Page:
Here is an excerpt of Feser explaining original sin as understood through Scholastic theology.
[H]uman beings in their natural state have only a limited capacity to realize the ends their nature requires them to pursue in order that they might flourish. They have the raw materials needed for this pursuit, but the finitude of their intellectual, moral, and material endowments entails that there is no guarantee that each and every individual human being will in fact realize the ends in question, or realize them perfectly when they do realize them at all. Nature has granted us what it “owes” us given what we need in order to flourish as the kind of creatures we are, but no more than that. This is the situation Adam, Eve, and their descendants would have been in had God left the human race in its purely natural state.

But according to Christian theology, God offered to our first parents more than what was “owed” to us given our nature. He offered us a supernatural gift. Here it is crucial to understand what “supernatural” means in this context. It has nothing to do with ghosts, goblins, and the like. What is meant is rather that God offered us a good that went above or beyond what our nature required us to have. In particular, he offered Adam and Eve the beatific vision – a direct, “face to face” knowledge of the divine essence which far transcends the very limited knowledge of God we can have through natural reason, and which would entail unsurpassable bliss of a kind we could never attain given our natural powers. He also offered special helps that would deliver us from the limitations of our natures – that would free us from the ignorance and error our intellectual limitations open the door to, the moral errors our weak wills lead us into, the sicknesses and injuries our bodily limitations make possible, and so forth.

By definition, none of this was “owed” to us, precisely because it is supernatural. Hence while God cannot fail to will for us what is good for us given our nature, He would have done us no wrong in refraining from offering these supernatural gifts to us, precisely because they go beyond what our nature requires for our fulfillment. Still, He offered them to us anyway. But this offer was conditional.
I offer the longish except here because Feser does a nice job of stringing his points together. Much of his argument is accumulative so that one cannot just read a point without going back and looking at the other points that make up the foundation.

The obvious question from the bit at the top is why God didn't create humans with greater capacity "to realize the ends their nature requires them to pursue in order that they might flourish." Why would God have made humans unable to flourish without being dependent upon Him?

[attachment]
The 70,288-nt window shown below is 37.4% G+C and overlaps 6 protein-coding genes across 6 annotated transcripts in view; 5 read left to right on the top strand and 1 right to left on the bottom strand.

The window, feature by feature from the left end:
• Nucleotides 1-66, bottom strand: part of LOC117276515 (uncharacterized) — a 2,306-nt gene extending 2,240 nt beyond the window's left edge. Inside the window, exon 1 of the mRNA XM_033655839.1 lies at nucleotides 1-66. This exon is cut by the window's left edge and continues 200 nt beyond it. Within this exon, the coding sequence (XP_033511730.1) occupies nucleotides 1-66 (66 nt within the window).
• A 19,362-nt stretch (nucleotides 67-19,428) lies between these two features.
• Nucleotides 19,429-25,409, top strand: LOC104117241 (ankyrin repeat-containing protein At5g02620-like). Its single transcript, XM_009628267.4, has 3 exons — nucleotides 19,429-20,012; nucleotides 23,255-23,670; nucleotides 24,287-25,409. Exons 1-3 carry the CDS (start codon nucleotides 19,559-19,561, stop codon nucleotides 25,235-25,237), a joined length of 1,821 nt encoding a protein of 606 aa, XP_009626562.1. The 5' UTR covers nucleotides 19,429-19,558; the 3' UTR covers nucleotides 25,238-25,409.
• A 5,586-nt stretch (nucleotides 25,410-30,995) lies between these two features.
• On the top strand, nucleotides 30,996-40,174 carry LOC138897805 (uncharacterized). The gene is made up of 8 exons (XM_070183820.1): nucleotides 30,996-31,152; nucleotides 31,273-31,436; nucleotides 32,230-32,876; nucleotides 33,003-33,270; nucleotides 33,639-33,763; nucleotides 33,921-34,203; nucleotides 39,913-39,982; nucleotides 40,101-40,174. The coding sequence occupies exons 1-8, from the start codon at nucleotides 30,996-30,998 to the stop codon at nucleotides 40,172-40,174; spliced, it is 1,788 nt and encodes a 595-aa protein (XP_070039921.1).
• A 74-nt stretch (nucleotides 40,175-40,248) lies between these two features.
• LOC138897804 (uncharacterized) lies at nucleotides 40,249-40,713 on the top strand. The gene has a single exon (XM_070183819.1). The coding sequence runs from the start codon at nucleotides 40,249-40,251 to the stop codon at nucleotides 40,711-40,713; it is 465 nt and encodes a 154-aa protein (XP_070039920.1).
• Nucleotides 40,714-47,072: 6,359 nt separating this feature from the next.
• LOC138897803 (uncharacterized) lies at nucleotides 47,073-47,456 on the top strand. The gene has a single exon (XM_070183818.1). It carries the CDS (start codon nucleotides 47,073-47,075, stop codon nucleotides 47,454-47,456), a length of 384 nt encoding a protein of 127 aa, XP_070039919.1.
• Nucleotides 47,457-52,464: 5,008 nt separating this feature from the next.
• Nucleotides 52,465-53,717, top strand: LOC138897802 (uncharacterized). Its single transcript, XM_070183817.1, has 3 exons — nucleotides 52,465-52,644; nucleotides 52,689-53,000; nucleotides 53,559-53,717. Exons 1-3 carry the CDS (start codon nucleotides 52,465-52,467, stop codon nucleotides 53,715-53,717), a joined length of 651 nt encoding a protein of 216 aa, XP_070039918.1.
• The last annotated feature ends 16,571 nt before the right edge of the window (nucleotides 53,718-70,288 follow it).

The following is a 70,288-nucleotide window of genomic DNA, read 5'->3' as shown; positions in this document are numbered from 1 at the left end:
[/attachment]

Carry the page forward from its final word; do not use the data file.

Now, I have no doubt that Scholastic theology has an answer along the lines of humanity having been made perfectly to balance free will, morality, and all the divine attributes. Whatever the answer may be is not the point. The point is that this answer will be one part of a whole network of faith-based doctrines.

Faith-based doctrines: belief in the things you already believe.

At the end of the day, what we're talking about is post hoc rationalization. It's rationalization of a high order, but at some point we have to ask whether we will rely on the authority of reason alone without any empirical justification.

That's the question, ladies and gentlemen.

Wednesday, September 28, 2011

Sunday, September 25, 2011

Poll: Would You Worship a Flawed God?


Thanks to PollCode.com for helping me design this poll around something that's made me curious for a few years now.

I understand that to some people God is by definition all-good and all-powerful, etc. But think outside that box for a moment. What if God was actually a super-human, super-powerful being who made the Earth and its inhabitants?

That God would still demand worship and still be responsible for everything ascribed to him in the canonical Bible, so would praising and worshiping that being be an issue?

Would you still worship God if you learned incontrovertibly that he wasn't all-good or all-powerful?
 Yes. My God is my God.
 Yes. God is still my creator.
 Yes, but I am conflicted about it.
 No. What a disappointment.
 No. I'm really pissed at him too.
 Other. I'll explain in a comment.






  
pollcode.com free polls 

Friday, September 23, 2011

Why Are the Faithful Crowing About the CERN "Faster than Light" Story?

From MSNBC: "The CERN Neutrinos to Gran Sasso experiment sends muon neutrinos through a tunnel at the French-Swiss border in the direction of a detector in Italy, more than 450 miles away."

The story is here.

I've seen a few posts from the religious and anti-science folk (here and here, for instance). They seem to be dancing at the possibility that Einstein/relativity was wrong.

To me, such celebration is wildly inappropriate. However "wrong"--is this word even applicable?--Einstein/relativity may be, the idea of a creator and personal god is not likely to be strengthened by improved knowledge of the physical universe.

Isn't such a potentially major updating of our understanding an indication that science is not rigid and dogmatic, as religious doctrine tends to be?

Finally, doesn't the story demonstrate that we gain new knowledge not from religion but from the sciences?

The news is certainly eye-popping and interesting, but I'll wait until independent observers have duplicated the findings before getting too excited.

Rabbi Itzalok Predicts Week 3 NFL Winners (2011)

I predict which team will win the spiritual battle. And when I pick, it's a lock.